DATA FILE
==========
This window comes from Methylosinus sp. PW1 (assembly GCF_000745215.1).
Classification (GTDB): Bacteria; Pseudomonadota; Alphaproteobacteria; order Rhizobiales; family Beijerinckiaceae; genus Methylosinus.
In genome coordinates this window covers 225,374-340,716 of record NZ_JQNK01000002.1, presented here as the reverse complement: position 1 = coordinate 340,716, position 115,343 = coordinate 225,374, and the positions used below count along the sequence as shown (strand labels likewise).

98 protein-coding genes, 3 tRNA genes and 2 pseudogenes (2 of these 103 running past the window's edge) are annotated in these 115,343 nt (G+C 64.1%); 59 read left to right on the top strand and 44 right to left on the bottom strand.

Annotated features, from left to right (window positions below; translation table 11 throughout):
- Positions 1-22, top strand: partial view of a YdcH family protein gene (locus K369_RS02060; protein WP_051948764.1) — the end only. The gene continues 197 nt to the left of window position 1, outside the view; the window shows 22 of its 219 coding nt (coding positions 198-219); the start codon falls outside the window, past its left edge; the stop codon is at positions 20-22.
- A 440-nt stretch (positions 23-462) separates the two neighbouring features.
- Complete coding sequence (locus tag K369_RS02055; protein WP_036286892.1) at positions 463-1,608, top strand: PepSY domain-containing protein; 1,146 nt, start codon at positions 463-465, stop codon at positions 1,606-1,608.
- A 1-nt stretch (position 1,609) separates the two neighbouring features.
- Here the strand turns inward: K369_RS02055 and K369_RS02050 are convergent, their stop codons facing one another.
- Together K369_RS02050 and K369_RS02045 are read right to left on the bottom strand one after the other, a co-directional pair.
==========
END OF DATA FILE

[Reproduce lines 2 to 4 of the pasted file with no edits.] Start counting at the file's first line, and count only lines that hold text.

Classification (GTDB): Bacteria; Pseudomonadota; Alphaproteobacteria; order Rhizobiales; family Beijerinckiaceae; genus Methylosinus.
In genome coordinates this window covers 225,374-340,716 of record NZ_JQNK01000002.1, presented here as the reverse complement: position 1 = coordinate 340,716, position 115,343 = coordinate 225,374, and the positions used below count along the sequence as shown (strand labels likewise).

98 protein-coding genes, 3 tRNA genes and 2 pseudogenes (2 of these 103 running past the window's edge) are annotated in these 115,343 nt (G+C 64.1%); 59 read left to right on the top strand and 44 right to left on the bottom strand.